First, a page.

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American Routes Shortcuts: Doug Kershaw and Steve Riley

Doug Kershaw
American Routes
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Cajun musician Doug Kershaw was born in Tiel Ridge, Louisiana, 1936. He started playing fiddle at age five and gigged with his mom at a bar called the Bucket of Blood, near their coastal home. By his late teens, Doug Kershaw joined with brother Rusty on guitar to play a mix of country and Cajun music. The duo joined the cast of the Louisiana Hayride and later the Grand Ole Opry. By 1961, Rusty and Doug had a huge hit on “Diggy Liggy Lo.” Doug Kershaw’s best-known song, released in the same year, was the million-seller, “Louisiana Man.” Now in his 80s, Doug recently recorded an album of traditional French music with the noted Cajun accordionist, Steve Riley. Steve joined Doug at the 2018 New Orleans Jazz and Heritage Festival, where Nick Spitzer interviewed them onstage, starting off in Cajun French. 

 

Nick Spitzer: (in Cajun French) The people are everywhere here, sir. Ok if we do the interview in French? 

Doug Kershaw: Yes, I’m like my mama, I talk three languages. 

NS: Oh yeah? 

DK: French, English, and cuss. 

NS: How many languages can you cuss in? 

DK: Just one. That’s all I need. 

NS: Doug, you know, one of the great things that you did in Cajun music, it seems to me, is you did a narrative song called “Louisiana Man,” which talks about your childhood and growing up. Could you just a say a little bit about that childhood? Who was at home, where did you live, the parish and those kinds of things? 

DK: Well I was born in Cameron Parish, on a houseboat, I mean way back. Now my dad died when I was seven, and we moved to Lake Arthur. Hell, I’ve been doing this since nine years old, and I’m 40 already. I lie a lot now. But anyway I was in the army in ’58 and 9, and this is how I wrote “Louisiana Man.” I was sitting on the stairs in the barracks, fixing to leave the next day, and I was thinking to myself, “If I could have anything in the world, what would it be?” First thing comes to my mind is not to be ashamed of being a Cajun. And I wrote “Louisiana Man,” and I never looked back.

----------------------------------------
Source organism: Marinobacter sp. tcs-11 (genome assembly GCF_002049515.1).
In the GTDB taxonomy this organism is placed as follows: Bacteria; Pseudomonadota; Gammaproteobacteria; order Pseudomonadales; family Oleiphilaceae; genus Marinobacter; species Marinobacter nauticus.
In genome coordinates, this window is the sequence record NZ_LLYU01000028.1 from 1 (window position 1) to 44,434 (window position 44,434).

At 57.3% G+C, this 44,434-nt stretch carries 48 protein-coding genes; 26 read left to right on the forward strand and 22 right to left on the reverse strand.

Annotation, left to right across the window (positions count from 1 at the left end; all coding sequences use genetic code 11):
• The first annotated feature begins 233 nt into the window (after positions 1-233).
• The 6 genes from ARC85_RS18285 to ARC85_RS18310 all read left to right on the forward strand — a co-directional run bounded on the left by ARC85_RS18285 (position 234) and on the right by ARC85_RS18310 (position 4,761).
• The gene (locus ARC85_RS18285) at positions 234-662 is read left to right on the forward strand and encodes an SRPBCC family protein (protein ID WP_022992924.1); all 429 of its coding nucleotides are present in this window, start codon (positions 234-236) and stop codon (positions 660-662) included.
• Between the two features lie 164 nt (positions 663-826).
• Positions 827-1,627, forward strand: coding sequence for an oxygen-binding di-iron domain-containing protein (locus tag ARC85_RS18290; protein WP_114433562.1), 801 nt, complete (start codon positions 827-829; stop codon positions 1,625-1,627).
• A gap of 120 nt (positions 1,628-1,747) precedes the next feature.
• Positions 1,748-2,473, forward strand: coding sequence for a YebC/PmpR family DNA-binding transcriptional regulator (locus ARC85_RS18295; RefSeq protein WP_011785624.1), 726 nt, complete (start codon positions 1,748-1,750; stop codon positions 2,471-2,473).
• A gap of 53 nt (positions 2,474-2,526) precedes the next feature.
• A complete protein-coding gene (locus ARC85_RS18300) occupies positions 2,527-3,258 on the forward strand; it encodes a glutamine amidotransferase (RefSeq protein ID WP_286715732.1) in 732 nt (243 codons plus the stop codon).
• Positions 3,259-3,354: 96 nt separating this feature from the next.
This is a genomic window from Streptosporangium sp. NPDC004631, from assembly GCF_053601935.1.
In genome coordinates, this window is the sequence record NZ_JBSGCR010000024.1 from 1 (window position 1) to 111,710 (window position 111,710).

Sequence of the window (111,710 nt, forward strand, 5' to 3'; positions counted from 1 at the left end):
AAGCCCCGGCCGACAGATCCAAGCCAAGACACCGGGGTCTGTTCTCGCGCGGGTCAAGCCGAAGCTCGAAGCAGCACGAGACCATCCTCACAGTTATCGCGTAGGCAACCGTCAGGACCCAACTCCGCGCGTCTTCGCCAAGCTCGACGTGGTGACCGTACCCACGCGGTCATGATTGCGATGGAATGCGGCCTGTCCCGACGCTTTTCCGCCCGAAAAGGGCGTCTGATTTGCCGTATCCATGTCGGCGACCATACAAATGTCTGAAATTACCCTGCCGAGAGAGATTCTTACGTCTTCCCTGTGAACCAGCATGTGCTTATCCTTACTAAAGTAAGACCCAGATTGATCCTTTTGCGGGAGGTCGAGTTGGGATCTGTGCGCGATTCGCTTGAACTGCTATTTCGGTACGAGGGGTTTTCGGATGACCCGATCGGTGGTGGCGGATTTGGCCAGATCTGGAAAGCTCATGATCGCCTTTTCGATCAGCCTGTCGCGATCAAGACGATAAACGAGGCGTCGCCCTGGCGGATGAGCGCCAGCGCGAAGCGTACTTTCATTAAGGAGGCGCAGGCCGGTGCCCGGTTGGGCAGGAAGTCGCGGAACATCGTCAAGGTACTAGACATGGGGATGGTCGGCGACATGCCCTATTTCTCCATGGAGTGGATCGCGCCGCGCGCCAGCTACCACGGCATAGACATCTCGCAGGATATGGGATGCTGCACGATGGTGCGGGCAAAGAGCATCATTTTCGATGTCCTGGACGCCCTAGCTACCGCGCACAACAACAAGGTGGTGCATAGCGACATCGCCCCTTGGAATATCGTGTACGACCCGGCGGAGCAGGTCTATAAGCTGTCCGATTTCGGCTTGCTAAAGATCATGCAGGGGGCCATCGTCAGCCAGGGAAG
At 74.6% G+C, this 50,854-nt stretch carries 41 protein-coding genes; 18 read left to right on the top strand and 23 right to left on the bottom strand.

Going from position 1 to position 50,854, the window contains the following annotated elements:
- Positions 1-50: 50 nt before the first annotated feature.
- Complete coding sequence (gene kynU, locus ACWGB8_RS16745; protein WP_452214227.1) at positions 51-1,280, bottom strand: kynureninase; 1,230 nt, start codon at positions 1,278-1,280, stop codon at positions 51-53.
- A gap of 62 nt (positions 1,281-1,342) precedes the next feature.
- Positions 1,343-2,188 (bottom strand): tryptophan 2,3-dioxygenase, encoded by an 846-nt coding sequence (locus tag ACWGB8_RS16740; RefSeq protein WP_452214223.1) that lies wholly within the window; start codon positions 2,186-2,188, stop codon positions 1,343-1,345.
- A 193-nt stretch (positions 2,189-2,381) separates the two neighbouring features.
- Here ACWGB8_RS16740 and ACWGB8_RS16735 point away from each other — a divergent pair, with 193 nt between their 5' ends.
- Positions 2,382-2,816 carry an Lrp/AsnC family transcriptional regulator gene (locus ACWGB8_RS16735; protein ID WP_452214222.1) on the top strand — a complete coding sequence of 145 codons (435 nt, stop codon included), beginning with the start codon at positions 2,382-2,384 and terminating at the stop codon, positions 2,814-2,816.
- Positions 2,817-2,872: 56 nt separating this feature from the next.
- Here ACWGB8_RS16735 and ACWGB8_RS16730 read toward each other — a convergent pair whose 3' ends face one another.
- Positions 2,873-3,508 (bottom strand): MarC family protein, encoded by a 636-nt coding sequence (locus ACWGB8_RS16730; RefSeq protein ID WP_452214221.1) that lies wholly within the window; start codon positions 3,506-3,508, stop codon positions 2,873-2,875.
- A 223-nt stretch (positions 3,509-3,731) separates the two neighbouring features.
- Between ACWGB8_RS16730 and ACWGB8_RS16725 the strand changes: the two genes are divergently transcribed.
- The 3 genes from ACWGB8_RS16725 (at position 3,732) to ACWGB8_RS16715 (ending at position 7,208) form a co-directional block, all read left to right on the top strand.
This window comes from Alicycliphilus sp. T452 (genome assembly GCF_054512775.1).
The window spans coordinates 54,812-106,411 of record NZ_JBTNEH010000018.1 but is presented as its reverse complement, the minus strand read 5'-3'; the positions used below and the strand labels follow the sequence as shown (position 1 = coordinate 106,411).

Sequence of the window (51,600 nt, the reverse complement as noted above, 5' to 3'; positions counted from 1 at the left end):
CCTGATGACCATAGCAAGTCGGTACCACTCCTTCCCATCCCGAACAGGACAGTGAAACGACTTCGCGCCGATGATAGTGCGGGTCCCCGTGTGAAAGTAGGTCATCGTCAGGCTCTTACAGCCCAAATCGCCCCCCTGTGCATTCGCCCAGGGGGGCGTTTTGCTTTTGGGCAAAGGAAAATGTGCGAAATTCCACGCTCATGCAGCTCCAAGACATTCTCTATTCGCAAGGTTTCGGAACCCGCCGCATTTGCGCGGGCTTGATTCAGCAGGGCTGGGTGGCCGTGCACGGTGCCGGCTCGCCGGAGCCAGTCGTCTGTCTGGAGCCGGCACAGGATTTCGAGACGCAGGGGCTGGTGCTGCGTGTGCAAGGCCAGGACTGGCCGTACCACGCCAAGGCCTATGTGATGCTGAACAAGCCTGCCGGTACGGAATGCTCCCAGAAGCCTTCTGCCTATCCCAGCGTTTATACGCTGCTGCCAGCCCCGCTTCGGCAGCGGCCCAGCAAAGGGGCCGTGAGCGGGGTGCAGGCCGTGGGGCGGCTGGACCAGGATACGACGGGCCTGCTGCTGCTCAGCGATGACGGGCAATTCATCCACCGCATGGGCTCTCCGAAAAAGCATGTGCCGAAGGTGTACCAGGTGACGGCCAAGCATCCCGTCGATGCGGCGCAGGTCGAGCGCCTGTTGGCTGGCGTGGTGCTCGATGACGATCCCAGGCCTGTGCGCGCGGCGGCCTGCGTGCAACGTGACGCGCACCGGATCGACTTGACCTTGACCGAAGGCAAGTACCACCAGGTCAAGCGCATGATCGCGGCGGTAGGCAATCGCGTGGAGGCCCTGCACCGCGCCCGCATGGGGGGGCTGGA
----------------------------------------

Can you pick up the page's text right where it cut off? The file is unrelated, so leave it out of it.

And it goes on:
NS: You were ahead of your time in that because there were a lot of Cajuns that felt bad-

DK: Well they took my language. I never told anybody I could play music. I didn’t want them to take that. People wanted to know why I played: because I was hungry. 

NS: And you played with your mom.

DK: Oh she played guitar and one-finger fiddle. She’d play “Jole Blon” on one finger. The Broussard side of my family, everybody played. House dances as far back as I can trace it. 

NS: So let me ask Steve, what’s your first memory of hearing Doug and hearing about Doug? You grew up in Mamou? 

Steve Riley: I did, and I grew up playing with Dewey Balfa, but as long as I can remember I knew the name Doug Kershaw. He’s done so much for our music, he was one of the first guys to really take it around the country and national TV shows, the Johnny Cash show and you know the first one with a big hit in Nashville from Louisiana, and he was well-known. He always stayed true to his roots and close to his family and the people back home, and he played with so many people, Bob Dylan, I mean he’s played with everyone.

DK: No they played with me!

NS: There you go!

SR: That’s what I meant, that’s what I meant. 

NS: But how did you keep your, you know some people that leave French Louisiana don’t remember French or don’t come home, I mean how were you able to keep the connections for yourself?

DK: I wanted to, you know, I grew up singing French music, and I never wanted to lose it. They took my reading and writing of it, but they didn’t take my language away. Think about “Louisiana Man,” if you took the lyrics and sang it in French, it’s a Cajun song. By the way, that’s the first song ever broadcasted from the moon and transmitted back to Earth. 

NS: That’s right, Apollo 12. Now how did that get worked out?

DK: Hell, I don’t know!

NS: I was thinking one of the astronauts was from Louisiana.

SR: Doug was actually the first man on the moon.

NS: Oh yeah, right, there you go. 

DK: Heck I missed it, I was too damn high. Oh wait a minute, no, never mind, somehow I can’t say that. 

NS: Would you be able to do “Louisiana Man” for us?

DK: I don’t know, what are the words? 

(Plays “Louisiana Man”)

To hear the full program, tune in Saturdays at 7 and Sundays at 6 on WWNO, or listen at americanroutes.org.